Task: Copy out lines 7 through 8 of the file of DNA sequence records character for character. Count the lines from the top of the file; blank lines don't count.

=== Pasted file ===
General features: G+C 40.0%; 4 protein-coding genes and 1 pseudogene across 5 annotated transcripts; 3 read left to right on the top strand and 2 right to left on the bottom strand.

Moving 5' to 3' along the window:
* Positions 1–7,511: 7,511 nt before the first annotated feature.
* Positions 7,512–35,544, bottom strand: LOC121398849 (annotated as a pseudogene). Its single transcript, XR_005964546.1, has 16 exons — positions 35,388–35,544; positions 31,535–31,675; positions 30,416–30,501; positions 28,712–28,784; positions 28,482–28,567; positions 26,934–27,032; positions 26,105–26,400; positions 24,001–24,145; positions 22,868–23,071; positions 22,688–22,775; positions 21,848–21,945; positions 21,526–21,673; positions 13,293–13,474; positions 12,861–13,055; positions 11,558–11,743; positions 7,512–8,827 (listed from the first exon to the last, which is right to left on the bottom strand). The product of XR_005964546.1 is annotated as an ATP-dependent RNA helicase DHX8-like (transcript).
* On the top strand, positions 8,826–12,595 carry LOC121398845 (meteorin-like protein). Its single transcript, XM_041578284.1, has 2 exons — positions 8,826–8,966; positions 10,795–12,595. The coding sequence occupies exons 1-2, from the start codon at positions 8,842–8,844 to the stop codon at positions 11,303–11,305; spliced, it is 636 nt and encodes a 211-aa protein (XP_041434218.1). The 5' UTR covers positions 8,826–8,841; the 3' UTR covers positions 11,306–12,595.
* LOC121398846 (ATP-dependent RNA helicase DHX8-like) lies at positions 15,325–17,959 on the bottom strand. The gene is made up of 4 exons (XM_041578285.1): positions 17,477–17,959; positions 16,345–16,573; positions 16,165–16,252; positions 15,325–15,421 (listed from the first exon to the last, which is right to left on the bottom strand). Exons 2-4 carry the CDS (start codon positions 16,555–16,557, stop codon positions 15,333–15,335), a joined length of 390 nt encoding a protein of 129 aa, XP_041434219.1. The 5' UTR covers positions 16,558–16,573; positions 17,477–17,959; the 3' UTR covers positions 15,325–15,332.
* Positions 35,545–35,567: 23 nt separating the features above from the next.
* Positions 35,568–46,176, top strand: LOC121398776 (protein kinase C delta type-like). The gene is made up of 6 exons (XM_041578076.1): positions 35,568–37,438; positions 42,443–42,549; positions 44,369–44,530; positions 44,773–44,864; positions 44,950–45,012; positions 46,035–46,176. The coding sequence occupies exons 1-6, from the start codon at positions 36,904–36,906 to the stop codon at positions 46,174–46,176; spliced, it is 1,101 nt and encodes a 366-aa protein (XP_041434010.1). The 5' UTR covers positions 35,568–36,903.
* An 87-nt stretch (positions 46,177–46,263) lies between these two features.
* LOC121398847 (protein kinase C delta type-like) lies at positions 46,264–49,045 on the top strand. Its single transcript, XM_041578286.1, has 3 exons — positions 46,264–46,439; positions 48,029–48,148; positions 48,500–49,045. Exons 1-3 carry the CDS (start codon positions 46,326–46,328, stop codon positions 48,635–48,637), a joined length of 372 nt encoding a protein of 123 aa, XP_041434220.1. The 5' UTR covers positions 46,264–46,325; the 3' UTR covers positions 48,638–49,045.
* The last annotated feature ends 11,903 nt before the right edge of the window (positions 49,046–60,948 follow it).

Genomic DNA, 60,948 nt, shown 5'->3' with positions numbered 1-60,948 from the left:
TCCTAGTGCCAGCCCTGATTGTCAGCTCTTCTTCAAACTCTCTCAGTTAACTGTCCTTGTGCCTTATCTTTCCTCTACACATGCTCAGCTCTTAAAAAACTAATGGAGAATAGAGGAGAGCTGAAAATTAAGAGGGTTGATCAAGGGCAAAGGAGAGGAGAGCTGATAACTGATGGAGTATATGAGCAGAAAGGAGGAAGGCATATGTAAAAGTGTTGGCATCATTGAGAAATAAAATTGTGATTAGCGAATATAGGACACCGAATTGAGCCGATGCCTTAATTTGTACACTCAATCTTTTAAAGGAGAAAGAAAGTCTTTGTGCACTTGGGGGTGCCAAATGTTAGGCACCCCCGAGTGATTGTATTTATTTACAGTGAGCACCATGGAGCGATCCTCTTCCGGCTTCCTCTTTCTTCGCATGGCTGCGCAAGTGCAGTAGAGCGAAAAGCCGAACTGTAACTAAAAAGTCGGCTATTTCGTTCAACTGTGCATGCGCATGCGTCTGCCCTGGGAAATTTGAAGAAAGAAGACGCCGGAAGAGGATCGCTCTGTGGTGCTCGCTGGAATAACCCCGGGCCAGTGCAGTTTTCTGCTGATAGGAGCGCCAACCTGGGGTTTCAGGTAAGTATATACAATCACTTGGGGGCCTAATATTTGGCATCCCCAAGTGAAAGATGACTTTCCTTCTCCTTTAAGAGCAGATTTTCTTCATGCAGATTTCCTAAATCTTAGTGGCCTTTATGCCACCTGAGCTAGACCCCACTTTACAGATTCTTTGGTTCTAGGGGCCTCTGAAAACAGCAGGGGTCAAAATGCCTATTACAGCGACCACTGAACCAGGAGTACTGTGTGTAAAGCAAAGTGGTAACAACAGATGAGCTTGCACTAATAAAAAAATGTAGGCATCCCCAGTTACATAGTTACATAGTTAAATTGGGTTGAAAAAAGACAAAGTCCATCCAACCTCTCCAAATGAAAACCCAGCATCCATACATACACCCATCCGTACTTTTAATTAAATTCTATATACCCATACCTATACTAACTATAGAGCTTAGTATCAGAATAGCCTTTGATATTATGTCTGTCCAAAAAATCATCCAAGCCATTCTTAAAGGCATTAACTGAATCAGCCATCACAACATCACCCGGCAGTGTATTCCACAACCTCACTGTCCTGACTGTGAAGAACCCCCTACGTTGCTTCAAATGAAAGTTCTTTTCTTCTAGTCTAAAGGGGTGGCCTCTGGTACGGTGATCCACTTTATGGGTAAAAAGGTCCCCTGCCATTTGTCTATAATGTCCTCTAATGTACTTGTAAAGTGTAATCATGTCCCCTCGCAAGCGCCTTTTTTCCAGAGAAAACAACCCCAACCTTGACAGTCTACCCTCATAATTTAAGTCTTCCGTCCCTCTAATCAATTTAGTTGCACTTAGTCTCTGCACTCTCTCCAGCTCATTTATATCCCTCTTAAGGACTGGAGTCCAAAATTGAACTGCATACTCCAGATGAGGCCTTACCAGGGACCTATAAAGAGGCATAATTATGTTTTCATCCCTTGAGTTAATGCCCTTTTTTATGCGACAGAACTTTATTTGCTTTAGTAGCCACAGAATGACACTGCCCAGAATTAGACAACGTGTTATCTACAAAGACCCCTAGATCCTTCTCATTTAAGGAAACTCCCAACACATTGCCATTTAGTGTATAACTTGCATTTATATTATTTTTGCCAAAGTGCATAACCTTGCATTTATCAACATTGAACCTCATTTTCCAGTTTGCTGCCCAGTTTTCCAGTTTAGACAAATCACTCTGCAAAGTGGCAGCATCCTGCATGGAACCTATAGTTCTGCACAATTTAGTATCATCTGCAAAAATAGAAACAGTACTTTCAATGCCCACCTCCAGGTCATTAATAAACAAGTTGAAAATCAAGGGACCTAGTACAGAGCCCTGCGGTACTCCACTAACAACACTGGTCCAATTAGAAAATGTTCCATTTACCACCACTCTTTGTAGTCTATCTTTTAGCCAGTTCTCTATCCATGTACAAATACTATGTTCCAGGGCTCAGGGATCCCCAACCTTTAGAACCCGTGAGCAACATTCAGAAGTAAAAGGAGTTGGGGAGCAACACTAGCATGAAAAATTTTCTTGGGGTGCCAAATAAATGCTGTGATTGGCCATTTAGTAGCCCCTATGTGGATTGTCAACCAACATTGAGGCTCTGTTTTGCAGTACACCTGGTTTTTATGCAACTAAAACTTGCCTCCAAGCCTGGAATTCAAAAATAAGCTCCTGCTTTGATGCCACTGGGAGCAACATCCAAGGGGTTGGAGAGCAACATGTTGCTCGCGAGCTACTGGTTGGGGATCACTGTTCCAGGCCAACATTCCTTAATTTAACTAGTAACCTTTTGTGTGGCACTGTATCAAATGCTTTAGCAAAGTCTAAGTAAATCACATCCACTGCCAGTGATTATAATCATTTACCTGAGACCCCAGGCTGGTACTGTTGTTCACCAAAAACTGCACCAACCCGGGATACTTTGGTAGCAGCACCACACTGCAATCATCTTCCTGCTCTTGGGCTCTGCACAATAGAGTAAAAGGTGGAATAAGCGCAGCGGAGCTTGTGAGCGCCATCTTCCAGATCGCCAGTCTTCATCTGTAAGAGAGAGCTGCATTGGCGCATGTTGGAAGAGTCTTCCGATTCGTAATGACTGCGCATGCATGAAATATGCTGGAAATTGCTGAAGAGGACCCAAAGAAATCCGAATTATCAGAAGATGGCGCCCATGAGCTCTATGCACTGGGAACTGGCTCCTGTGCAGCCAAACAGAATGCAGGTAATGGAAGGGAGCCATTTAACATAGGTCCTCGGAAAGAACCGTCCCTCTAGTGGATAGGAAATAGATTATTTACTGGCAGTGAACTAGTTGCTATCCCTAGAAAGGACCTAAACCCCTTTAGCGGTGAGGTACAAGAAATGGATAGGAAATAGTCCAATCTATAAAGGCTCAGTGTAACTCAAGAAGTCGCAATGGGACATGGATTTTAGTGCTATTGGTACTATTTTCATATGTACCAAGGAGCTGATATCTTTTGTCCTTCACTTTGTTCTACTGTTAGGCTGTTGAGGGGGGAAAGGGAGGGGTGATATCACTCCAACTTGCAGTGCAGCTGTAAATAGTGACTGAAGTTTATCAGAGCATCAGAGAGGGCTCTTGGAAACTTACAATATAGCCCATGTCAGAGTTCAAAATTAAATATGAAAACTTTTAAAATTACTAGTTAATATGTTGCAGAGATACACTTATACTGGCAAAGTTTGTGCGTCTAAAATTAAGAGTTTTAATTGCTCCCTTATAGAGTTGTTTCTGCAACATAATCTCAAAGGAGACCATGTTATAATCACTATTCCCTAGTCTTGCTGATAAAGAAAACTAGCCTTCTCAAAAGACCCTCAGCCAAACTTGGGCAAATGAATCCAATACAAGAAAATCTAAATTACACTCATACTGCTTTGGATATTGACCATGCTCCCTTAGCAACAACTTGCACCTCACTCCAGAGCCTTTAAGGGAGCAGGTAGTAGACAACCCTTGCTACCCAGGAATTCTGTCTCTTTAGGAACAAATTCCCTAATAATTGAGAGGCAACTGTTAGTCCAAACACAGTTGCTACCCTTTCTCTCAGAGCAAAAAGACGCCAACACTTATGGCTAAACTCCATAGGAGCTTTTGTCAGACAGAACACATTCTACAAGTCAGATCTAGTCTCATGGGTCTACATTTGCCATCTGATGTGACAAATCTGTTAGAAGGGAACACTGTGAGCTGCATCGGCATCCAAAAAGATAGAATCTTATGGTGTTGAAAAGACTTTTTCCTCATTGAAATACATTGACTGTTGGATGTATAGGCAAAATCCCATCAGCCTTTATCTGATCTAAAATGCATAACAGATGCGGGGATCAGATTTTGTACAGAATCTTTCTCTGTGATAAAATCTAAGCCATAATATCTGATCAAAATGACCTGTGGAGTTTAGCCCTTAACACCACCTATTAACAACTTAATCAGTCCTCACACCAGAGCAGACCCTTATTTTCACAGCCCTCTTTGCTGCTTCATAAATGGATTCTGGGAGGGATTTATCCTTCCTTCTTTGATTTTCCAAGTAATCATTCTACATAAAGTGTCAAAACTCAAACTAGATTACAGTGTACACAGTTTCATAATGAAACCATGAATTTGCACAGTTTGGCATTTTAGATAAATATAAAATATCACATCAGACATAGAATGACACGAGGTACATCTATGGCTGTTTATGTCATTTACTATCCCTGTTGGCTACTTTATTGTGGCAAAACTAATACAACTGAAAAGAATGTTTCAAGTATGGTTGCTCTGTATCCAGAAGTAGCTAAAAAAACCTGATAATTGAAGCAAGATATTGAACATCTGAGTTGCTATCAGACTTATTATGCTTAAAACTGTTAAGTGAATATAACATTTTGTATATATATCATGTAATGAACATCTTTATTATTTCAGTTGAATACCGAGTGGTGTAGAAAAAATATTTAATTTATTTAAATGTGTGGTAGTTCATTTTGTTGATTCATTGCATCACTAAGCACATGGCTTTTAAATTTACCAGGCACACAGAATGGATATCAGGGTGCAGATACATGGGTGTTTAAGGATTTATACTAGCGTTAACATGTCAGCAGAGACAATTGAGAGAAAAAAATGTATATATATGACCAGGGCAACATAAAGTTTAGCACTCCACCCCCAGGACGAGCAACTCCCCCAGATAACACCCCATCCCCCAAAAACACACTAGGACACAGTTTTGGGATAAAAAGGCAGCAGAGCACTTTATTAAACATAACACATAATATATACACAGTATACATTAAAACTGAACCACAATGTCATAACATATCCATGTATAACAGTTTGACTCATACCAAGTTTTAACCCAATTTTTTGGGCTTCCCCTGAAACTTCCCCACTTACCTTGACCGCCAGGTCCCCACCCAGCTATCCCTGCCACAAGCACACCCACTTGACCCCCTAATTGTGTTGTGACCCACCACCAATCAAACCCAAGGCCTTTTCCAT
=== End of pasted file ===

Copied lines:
* Positions 35,545–35,567: 23 nt separating the features above from the next.
* Positions 35,568–46,176, top strand: LOC121398776 (protein kinase C delta type-like). The gene is made up of 6 exons (XM_041578076.1): positions 35,568–37,438; positions 42,443–42,549; positions 44,369–44,530; positions 44,773–44,864; positions 44,950–45,012; positions 46,035–46,176. The coding sequence occupies exons 1-6, from the start codon at positions 36,904–36,906 to the stop codon at positions 46,174–46,176; spliced, it is 1,101 nt and encodes a 366-aa protein (XP_041434010.1). The 5' UTR covers positions 35,568–36,903.